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The Lost Daughter Ending: Olivia Coleman’s Character and Final Plot Twist Explained

The Lost Daughter Ending: Olivia Coleman’s Character and Final Plot Twist Explained

We’ve all been absorbed by Olivia Coleman’s The Lost Daughter on Netflix, which came to a somewhat confusing ending.

We’ve all been absorbed by Olivia Coleman’s The Lost Daughter on Netflix since it was recently released, which came to a somewhat confusing ending. 

The Crown star fronted the film, a directorial debut for actress-turned director Maggie Gyllenhaal, as a middle-aged professor Leda Caruso (Coleman) heads on holiday by herself to Greece. 

Her peaceful holiday is interrupted by a rambunctious Italian-American family, among whom is a beautiful but mysterious young woman called Nina (Dakota Johnson). 

Viewers are taken along on Leda’s journey following a disturbing incident, which sees the professor acting out unpredictably and leads to the flashback of her own personal backstory as a young woman, played by Jessie Buckley. 

The two-hour-long film was released on New Year’s Day, and now fans are trying to discover what really happened at the end.

Warning: Spoilers for The Lost Daughter in the rest of this article.

The Lost Daughter ending:

Throughout the film The Lost Daughter, Leda admires Nina as a young mother who is struggling with her daughter, Elena.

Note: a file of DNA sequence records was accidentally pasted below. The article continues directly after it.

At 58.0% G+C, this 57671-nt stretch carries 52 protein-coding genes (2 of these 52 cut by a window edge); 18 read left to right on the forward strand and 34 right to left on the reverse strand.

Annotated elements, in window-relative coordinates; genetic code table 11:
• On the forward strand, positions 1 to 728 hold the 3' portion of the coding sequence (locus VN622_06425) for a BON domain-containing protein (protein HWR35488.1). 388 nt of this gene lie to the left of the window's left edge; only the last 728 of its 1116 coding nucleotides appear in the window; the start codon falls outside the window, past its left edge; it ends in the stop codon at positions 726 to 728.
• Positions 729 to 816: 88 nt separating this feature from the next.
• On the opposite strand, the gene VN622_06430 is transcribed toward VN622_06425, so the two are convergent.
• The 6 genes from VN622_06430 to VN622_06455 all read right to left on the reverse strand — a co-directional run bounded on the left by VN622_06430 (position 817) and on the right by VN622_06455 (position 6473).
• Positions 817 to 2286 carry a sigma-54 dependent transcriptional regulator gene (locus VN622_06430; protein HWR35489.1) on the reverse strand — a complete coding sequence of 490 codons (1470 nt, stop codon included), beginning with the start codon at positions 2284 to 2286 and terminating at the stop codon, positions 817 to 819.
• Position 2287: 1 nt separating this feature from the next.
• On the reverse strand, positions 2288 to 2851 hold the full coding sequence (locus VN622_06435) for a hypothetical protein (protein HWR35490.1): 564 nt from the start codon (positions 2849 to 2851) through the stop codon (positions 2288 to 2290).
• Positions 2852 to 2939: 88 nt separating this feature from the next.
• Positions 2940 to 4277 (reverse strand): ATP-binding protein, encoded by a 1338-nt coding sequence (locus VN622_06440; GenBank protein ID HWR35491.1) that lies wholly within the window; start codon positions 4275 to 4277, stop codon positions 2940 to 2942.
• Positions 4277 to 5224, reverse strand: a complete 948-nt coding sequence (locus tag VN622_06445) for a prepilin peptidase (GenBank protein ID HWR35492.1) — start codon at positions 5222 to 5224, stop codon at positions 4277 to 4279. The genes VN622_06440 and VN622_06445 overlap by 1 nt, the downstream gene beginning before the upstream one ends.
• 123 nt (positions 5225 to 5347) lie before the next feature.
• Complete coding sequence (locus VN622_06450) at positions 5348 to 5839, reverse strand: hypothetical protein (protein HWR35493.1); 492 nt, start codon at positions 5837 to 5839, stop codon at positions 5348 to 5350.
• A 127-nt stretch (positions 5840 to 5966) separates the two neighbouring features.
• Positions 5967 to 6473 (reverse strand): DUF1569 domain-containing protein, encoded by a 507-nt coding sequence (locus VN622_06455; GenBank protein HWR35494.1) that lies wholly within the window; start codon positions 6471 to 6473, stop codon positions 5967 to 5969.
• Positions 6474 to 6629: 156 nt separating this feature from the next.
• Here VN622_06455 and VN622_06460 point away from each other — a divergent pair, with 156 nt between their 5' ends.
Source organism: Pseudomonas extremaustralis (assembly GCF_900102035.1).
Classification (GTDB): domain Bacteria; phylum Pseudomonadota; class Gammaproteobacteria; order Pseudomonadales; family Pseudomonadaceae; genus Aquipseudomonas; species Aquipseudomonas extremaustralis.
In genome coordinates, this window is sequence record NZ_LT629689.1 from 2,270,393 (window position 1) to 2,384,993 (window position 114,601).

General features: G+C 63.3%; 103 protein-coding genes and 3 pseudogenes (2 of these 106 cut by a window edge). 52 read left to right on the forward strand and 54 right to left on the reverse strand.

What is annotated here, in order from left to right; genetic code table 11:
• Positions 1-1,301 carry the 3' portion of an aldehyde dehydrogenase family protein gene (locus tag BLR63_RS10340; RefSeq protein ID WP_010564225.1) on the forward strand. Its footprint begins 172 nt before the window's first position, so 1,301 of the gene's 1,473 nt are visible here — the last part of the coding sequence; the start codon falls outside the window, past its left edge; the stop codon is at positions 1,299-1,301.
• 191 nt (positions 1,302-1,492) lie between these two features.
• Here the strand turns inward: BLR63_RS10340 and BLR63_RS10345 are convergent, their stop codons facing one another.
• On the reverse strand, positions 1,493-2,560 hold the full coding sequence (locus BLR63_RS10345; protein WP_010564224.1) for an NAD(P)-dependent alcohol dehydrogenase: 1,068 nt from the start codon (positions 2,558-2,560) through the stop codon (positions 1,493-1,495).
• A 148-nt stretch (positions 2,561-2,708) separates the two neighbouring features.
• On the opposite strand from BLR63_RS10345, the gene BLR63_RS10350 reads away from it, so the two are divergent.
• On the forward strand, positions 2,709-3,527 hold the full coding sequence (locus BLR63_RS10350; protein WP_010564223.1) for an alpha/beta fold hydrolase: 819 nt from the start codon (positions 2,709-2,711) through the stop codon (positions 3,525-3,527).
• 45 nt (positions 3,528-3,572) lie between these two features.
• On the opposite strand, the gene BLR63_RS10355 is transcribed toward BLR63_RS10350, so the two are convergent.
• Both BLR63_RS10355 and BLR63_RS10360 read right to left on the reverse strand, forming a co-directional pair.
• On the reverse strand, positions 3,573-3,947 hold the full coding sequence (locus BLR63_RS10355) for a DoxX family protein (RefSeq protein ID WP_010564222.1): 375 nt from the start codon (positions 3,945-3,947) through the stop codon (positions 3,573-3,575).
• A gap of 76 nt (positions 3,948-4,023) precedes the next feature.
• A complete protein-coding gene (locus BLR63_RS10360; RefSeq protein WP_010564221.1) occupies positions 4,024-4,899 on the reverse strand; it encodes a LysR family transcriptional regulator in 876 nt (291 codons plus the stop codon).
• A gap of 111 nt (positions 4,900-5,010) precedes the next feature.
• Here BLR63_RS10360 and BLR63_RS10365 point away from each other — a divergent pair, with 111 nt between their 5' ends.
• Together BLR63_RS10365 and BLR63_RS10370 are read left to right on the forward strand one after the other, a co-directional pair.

When Elena went missing for a short amount of time on the beach, Leda stole the young girl’s toy doll. 

This upset the small child during their trip to Greece and caused Nina’s family to relentlessly search for the doll and even post “missing” posters for the toy.

Leda then reminisced about her own struggles with her daughters Bianca and Martha while she had the doll hidden in her apartment. 

Leda found out that Nina is having a love affair with a member of the resort staff, Will (Paul Mescal), but keeps their affair under wraps and even lends her room out to the pair for obvious reasons.

Nina naturally fears the worst if her husband Toni (Oliver Jackson-Cohen) was to find out about her affair, but it’s suggested that he’s involved in criminal activities and could be capable of killing her.

During an argument in Leda’s flat, the professor says she’s an “unnatural mother”, while she opens up about the emotional struggles that come with motherhood. Leda then admits to stealing Nina’s child’s doll and uses the excuse that she was just “playing”. 

This causes Nina to flip out furiously and stab Leda in her stomach with the hatpin that Leda bought and gave to her earlier in the film. Nina quickly leaves Leda’s apartment while Leda deals with the blood from her wound. 

Shortly after, Leda packs up her belongings and escapes the resort. However, she gets out of the car as she leaves and stumbles onto the beach where she collapses.

Miraculously, she wakes up the next morning to the sound of crashing waves on the shore and gets a phone call from her children who are relieved to find out she is alive after fearing the worst.

The call is portrayed alongside shots of her touching her wound before she corrects her daughters: “No, I’m alive, actually.”

She then peels an orange using the same snake-like motions she performed to open the fruit when Bianca and Martha were younger. 

She replies to her daughters, “Go on, tell me all about it.”

We are then immersed in a final flashback, to when Leda peels open an orange with her daughters while they whisper: “Peel it like a snake, don’t let it break.”

In the credits, we then see Leda sitting on the beach peeling the orange while still on the phone.

Featured Image Credit: Yannis Drakoulidis / Courtesy Netflix

Topics: Netflix, TV and Film